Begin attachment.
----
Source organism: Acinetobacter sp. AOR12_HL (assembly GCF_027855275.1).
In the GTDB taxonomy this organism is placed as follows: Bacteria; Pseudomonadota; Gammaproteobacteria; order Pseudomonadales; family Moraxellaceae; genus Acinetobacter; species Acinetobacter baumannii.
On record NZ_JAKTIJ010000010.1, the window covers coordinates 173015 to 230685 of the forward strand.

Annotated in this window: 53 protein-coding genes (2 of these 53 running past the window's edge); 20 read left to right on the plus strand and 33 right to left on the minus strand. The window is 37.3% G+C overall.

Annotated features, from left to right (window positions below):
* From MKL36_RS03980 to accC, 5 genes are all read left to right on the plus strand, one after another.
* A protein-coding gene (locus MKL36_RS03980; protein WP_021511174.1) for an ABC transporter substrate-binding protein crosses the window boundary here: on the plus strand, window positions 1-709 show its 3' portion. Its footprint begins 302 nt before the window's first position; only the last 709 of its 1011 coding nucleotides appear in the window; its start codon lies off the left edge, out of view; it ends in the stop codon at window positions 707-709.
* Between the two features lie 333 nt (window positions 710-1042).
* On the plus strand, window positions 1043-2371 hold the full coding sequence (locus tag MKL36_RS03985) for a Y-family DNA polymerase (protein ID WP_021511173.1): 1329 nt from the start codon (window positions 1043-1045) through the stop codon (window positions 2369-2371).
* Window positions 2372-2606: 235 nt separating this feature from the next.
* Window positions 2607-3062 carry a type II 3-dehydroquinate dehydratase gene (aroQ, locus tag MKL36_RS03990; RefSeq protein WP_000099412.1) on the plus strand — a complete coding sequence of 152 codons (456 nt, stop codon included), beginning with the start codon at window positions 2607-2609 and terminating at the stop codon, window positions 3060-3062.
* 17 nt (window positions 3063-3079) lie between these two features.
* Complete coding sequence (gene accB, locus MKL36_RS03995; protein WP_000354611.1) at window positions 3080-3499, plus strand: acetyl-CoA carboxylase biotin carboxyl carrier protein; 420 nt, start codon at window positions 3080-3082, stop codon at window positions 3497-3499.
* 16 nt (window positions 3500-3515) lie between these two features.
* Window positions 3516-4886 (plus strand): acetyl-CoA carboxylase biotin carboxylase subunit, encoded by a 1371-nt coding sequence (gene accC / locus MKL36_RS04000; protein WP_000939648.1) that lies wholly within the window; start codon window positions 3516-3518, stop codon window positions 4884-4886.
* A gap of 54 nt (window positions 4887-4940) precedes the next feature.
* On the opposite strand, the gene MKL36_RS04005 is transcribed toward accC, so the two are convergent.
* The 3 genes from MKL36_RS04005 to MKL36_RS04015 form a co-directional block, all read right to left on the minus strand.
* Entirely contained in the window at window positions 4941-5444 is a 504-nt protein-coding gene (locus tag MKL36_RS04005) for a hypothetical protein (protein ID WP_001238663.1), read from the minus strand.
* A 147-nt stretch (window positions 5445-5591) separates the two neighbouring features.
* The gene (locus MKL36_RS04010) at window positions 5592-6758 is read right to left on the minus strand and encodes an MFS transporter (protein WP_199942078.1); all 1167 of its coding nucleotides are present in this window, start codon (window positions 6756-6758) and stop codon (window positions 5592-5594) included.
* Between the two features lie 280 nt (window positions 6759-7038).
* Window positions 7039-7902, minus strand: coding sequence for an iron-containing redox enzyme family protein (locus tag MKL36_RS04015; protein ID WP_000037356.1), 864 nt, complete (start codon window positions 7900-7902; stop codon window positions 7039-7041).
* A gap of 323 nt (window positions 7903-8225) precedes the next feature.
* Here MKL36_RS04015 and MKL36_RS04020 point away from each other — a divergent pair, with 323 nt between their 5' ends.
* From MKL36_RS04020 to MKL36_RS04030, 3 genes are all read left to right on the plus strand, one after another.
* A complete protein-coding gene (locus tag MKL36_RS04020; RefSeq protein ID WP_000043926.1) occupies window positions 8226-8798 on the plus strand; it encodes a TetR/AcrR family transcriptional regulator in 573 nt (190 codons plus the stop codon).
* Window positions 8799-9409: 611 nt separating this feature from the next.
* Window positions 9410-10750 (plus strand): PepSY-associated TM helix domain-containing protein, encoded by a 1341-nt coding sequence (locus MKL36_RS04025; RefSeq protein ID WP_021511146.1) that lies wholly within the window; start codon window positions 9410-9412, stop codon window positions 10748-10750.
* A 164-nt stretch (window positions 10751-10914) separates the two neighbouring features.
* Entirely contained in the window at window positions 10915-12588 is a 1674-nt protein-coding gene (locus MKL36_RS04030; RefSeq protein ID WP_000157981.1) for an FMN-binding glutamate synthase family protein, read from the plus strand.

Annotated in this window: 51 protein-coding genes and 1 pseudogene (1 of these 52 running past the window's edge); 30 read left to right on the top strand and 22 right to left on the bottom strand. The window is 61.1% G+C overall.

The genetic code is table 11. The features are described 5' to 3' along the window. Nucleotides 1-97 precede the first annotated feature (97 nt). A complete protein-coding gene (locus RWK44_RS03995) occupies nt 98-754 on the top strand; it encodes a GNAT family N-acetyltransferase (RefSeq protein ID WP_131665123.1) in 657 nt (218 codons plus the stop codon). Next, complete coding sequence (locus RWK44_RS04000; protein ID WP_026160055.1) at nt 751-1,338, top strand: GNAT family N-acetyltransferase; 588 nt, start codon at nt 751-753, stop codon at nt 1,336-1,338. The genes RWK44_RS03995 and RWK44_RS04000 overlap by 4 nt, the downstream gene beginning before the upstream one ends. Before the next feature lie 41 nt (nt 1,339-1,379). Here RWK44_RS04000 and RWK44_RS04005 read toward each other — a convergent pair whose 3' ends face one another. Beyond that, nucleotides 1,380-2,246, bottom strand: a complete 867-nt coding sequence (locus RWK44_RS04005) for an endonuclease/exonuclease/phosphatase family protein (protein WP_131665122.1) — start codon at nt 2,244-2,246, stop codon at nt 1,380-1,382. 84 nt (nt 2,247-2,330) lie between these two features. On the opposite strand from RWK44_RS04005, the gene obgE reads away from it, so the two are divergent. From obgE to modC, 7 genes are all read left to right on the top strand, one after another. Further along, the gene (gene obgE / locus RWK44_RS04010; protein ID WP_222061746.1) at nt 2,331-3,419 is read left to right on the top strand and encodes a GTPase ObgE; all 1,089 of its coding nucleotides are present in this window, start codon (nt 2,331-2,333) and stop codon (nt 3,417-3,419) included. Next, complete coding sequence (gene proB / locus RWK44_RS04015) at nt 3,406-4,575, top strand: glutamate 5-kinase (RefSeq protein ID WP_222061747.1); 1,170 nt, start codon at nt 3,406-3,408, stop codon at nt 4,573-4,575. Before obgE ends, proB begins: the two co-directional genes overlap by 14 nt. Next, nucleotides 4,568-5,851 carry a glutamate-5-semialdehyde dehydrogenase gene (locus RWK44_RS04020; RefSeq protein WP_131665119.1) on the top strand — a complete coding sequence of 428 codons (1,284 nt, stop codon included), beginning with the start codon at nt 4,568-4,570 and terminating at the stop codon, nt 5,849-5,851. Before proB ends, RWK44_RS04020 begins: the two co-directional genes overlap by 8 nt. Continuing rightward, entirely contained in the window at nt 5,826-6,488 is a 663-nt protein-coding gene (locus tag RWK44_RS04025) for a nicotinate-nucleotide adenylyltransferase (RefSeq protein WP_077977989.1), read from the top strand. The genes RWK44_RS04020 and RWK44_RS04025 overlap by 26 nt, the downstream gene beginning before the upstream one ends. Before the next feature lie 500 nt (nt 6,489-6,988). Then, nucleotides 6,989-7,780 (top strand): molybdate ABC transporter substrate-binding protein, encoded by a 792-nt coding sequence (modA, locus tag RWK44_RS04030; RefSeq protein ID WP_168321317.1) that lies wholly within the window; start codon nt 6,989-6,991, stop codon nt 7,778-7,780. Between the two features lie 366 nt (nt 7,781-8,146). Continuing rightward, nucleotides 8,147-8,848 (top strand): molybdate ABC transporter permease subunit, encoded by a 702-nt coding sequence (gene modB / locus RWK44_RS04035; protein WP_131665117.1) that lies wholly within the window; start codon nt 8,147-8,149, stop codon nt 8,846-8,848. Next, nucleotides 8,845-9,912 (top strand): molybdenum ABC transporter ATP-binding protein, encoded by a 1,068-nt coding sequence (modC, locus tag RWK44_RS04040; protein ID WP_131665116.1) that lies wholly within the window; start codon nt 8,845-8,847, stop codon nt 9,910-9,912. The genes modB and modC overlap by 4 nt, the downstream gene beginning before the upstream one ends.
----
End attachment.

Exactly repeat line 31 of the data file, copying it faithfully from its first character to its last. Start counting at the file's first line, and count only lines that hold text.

* Entirely contained in the window at window positions 10915-12588 is a 1674-nt protein-coding gene (locus MKL36_RS04030; RefSeq protein ID WP_000157981.1) for an FMN-binding glutamate synthase family protein, read from the plus strand.